NACLA Condemns State Department’s Denial of a Visa to Colombian Journalist Hollman Morris

For Immediate Release

North American Congress on Latin America (NACLA)
Contact: 

Joao Da Silva, (646) 613-1440, ext. 203, joao@nacla.org

NACLA Condemns State Department’s Denial of a Visa to Colombian Journalist Hollman Morris

NEW YORK - The North American Congress on Latin America (NACLA) denounces the State
Department's decision to deny a visa to Colombian TV journalist Hollman
Morris. Morris was slated to receive the Samuel Chavkin Award for
Integrity in Latin American Journalism, awarded by NACLA in recognition
of his brave and uncompromising coverage of the armed conflict in
Colombia. NACLA originally planned to hold the Chavkin Award ceremony on
June 8 but had to postpone it when it became clear that the U.S.
Embassy was taking much longer than usual to renew Morris's tourist
visa. The government later denied Morris a student visa that would allow
him to take up a prestigious Nieman Foundation fellowship to study at
Harvard University.

The visa denial appears to be intended to punish Morris for his
reporting on the Colombian peace and human rights movement. According to
the "refusal worksheet" provided to Morris by the State Department, the
visa was denied under section 212(a) of the Immigration and Nationality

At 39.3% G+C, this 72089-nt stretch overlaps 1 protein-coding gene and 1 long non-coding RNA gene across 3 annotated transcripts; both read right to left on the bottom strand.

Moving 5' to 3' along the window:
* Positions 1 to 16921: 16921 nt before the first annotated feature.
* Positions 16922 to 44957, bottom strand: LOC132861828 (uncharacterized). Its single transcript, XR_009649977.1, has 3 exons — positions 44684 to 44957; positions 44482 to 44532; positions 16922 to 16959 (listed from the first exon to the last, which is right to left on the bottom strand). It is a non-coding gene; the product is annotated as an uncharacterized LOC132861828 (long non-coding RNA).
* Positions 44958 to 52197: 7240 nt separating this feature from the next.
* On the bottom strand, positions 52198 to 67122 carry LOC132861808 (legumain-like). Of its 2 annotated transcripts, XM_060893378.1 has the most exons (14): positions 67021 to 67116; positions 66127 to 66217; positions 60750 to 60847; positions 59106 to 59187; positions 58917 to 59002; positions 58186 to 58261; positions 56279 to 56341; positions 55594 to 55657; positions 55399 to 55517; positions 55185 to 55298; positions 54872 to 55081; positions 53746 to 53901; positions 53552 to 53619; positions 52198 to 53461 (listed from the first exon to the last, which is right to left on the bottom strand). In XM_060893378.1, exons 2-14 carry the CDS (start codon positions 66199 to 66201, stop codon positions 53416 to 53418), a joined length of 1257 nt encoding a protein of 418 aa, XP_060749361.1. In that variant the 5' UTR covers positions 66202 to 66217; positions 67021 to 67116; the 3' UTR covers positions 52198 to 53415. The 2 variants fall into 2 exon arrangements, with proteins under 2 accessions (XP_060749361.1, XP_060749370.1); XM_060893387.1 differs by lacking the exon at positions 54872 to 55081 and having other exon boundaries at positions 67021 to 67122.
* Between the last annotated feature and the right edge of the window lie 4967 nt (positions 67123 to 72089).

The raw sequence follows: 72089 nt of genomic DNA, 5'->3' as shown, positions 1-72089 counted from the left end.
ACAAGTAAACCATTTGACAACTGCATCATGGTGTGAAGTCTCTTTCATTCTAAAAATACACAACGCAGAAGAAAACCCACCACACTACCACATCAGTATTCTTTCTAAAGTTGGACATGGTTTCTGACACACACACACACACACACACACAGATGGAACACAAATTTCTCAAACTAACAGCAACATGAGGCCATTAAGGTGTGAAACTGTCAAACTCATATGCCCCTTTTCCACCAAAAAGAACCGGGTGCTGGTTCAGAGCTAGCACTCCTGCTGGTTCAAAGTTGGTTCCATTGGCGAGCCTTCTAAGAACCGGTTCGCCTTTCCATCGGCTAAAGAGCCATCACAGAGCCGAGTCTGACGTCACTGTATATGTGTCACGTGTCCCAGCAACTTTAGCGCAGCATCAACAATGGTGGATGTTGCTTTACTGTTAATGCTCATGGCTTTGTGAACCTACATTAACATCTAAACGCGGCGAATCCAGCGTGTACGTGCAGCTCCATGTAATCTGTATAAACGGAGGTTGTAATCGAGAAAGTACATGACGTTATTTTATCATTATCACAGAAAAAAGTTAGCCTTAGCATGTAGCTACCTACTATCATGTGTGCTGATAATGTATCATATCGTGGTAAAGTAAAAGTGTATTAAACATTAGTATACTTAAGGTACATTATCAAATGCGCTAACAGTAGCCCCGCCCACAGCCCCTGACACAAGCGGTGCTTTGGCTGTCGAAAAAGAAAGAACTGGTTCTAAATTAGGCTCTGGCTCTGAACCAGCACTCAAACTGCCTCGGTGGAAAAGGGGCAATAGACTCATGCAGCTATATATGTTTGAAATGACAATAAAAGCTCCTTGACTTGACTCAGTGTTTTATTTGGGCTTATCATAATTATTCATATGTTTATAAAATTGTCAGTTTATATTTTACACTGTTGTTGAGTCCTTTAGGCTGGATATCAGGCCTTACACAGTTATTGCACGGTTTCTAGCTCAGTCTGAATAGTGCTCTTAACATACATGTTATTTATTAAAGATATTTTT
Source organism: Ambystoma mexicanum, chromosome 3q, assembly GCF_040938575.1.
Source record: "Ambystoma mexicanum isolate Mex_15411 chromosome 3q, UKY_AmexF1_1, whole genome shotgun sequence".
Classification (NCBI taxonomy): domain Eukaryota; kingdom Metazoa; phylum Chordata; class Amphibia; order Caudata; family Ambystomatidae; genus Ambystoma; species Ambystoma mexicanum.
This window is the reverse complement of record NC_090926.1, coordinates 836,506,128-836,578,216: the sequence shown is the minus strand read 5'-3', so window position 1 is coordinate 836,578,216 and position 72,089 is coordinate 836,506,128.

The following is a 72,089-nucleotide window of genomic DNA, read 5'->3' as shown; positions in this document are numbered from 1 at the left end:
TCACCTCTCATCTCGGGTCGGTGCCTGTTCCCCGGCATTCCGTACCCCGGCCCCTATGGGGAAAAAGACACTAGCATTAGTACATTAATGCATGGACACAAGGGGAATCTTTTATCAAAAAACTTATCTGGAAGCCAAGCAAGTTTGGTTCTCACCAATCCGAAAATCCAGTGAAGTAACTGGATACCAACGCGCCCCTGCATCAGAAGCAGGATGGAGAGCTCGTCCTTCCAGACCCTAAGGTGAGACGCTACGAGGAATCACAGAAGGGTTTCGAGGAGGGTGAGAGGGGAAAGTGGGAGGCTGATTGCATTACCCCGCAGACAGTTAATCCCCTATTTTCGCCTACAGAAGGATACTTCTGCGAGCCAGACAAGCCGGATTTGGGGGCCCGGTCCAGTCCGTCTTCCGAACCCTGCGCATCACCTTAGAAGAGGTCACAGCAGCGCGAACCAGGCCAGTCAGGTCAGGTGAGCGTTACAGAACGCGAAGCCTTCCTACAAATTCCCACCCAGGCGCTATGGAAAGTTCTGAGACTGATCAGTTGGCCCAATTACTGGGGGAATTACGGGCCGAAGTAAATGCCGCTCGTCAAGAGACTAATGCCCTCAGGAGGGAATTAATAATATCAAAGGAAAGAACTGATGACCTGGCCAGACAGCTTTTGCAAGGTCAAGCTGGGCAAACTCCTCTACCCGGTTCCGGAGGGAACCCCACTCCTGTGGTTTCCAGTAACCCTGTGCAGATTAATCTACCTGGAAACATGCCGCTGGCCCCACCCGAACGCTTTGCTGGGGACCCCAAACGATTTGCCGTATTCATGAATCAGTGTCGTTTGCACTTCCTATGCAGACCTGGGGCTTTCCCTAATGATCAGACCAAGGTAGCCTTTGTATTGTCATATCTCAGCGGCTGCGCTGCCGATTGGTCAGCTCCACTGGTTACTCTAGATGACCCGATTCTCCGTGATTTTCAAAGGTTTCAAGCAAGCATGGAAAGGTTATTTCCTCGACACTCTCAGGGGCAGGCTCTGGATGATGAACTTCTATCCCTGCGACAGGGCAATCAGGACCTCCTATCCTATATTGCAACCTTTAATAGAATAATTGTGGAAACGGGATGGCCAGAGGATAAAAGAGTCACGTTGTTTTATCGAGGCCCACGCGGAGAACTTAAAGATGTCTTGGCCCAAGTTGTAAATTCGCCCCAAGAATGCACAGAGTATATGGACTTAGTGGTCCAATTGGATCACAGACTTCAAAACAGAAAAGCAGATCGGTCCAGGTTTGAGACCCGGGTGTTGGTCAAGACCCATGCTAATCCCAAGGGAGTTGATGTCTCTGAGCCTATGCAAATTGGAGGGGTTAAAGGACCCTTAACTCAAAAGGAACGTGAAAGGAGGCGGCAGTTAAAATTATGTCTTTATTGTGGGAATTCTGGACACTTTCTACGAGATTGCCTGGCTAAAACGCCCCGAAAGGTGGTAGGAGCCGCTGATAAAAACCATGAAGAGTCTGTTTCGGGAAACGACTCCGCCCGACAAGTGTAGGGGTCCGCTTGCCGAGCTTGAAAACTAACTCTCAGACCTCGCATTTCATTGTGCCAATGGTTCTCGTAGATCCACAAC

Act, which, as amended by section 411 of the USA Patriot Act, bars
visas from being granted to any foreigner who has used his or her
"position of prominence" to "endorse or espouse terrorist activity, or
to persuade others to support terrorist activity or a terrorist
organization."

In denying Morris a visa on these grounds, the State Department joins
the Colombian government in tarring Morris as a "publicist for
terrorism," in the words of Colombian president Álvaro Uribe. Since
coming to power in 2002, Uribe has often portrayed Colombia's human
rights community, peace activists, and others who favor a negotiated
peace settlement as in league with the Revolutionary Armed Forces of
Colombia (FARC), the country's more than 40-year-old guerrilla
insurgency and a U.S.-designated terrorist organization. Documents made
public in April show that Colombia's Administrative Department of
Security (DAS), a domestic intelligence agency under the command of the
presidency, in 2005 launched what it called a "smear campaign at the
international level" against Morris.

"Negotiate the suspension of [U.S.] visa" appears on the agency's list